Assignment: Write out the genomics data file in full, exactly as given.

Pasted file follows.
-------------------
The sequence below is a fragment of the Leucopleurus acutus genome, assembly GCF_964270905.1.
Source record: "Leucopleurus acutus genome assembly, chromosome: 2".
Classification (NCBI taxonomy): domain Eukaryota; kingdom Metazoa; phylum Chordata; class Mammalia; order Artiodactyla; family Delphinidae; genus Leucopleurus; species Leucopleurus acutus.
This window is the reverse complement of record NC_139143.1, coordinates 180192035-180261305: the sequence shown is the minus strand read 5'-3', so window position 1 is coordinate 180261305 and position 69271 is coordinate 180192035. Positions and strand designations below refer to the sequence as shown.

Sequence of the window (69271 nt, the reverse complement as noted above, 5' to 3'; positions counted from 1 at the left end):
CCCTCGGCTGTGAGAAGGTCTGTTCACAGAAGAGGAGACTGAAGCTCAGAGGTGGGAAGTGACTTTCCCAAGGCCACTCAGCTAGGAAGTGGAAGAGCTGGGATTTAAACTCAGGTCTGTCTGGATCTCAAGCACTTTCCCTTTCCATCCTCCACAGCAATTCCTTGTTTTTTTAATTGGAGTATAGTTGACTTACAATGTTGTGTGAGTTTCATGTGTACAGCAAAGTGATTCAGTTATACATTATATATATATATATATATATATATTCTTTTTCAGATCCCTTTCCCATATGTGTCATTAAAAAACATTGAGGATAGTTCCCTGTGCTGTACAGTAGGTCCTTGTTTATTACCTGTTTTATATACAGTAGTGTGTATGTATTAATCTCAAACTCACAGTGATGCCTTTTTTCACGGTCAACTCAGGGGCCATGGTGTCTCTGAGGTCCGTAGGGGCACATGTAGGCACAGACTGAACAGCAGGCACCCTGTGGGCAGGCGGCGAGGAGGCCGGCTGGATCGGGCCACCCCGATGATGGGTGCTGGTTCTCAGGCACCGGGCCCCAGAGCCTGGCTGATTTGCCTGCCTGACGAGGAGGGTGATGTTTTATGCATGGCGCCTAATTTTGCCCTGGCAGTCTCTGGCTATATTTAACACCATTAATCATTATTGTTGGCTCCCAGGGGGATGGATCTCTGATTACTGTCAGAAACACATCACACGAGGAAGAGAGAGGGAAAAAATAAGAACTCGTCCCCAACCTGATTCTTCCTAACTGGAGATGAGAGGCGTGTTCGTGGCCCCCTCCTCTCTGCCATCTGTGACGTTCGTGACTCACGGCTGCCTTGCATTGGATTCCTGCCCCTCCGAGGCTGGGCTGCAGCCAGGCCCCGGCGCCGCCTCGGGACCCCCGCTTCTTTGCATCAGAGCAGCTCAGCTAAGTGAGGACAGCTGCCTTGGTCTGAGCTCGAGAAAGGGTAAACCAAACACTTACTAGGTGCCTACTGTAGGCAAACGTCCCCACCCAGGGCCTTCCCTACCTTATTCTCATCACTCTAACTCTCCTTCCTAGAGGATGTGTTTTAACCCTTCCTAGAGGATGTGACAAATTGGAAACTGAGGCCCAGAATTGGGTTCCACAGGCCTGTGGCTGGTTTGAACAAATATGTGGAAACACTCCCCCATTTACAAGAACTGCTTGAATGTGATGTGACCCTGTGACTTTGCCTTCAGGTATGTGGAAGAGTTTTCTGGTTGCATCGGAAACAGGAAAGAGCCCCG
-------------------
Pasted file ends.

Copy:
The sequence below is a fragment of the Leucopleurus acutus genome, assembly GCF_964270905.1.
Source record: "Leucopleurus acutus genome assembly, chromosome: 2".
Classification (NCBI taxonomy): domain Eukaryota; kingdom Metazoa; phylum Chordata; class Mammalia; order Artiodactyla; family Delphinidae; genus Leucopleurus; species Leucopleurus acutus.
This window is the reverse complement of record NC_139143.1, coordinates 180192035-180261305: the sequence shown is the minus strand read 5'-3', so window position 1 is coordinate 180261305 and position 69271 is coordinate 180192035. Positions and strand designations below refer to the sequence as shown.

Sequence of the window (69271 nt, the reverse complement as noted above, 5' to 3'; positions counted from 1 at the left end):
CCCTCGGCTGTGAGAAGGTCTGTTCACAGAAGAGGAGACTGAAGCTCAGAGGTGGGAAGTGACTTTCCCAAGGCCACTCAGCTAGGAAGTGGAAGAGCTGGGATTTAAACTCAGGTCTGTCTGGATCTCAAGCACTTTCCCTTTCCATCCTCCACAGCAATTCCTTGTTTTTTTAATTGGAGTATAGTTGACTTACAATGTTGTGTGAGTTTCATGTGTACAGCAAAGTGATTCAGTTATACATTATATATATATATATATATATATATTCTTTTTCAGATCCCTTTCCCATATGTGTCATTAAAAAACATTGAGGATAGTTCCCTGTGCTGTACAGTAGGTCCTTGTTTATTACCTGTTTTATATACAGTAGTGTGTATGTATTAATCTCAAACTCACAGTGATGCCTTTTTTCACGGTCAACTCAGGGGCCATGGTGTCTCTGAGGTCCGTAGGGGCACATGTAGGCACAGACTGAACAGCAGGCACCCTGTGGGCAGGCGGCGAGGAGGCCGGCTGGATCGGGCCACCCCGATGATGGGTGCTGGTTCTCAGGCACCGGGCCCCAGAGCCTGGCTGATTTGCCTGCCTGACGAGGAGGGTGATGTTTTATGCATGGCGCCTAATTTTGCCCTGGCAGTCTCTGGCTATATTTAACACCATTAATCATTATTGTTGGCTCCCAGGGGGATGGATCTCTGATTACTGTCAGAAACACATCACACGAGGAAGAGAGAGGGAAAAAATAAGAACTCGTCCCCAACCTGATTCTTCCTAACTGGAGATGAGAGGCGTGTTCGTGGCCCCCTCCTCTCTGCCATCTGTGACGTTCGTGACTCACGGCTGCCTTGCATTGGATTCCTGCCCCTCCGAGGCTGGGCTGCAGCCAGGCCCCGGCGCCGCCTCGGGACCCCCGCTTCTTTGCATCAGAGCAGCTCAGCTAAGTGAGGACAGCTGCCTTGGTCTGAGCTCGAGAAAGGGTAAACCAAACACTTACTAGGTGCCTACTGTAGGCAAACGTCCCCACCCAGGGCCTTCCCTACCTTATTCTCATCACTCTAACTCTCCTTCCTAGAGGATGTGTTTTAACCCTTCCTAGAGGATGTGACAAATTGGAAACTGAGGCCCAGAATTGGGTTCCACAGGCCTGTGGCTGGTTTGAACAAATATGTGGAAACACTCCCCCATTTACAAGAACTGCTTGAATGTGATGTGACCCTGTGACTTTGCCTTCAGGTATGTGGAAGAGTTTTCTGGTTGCATCGGAAACAGGAAAGAGCCCCG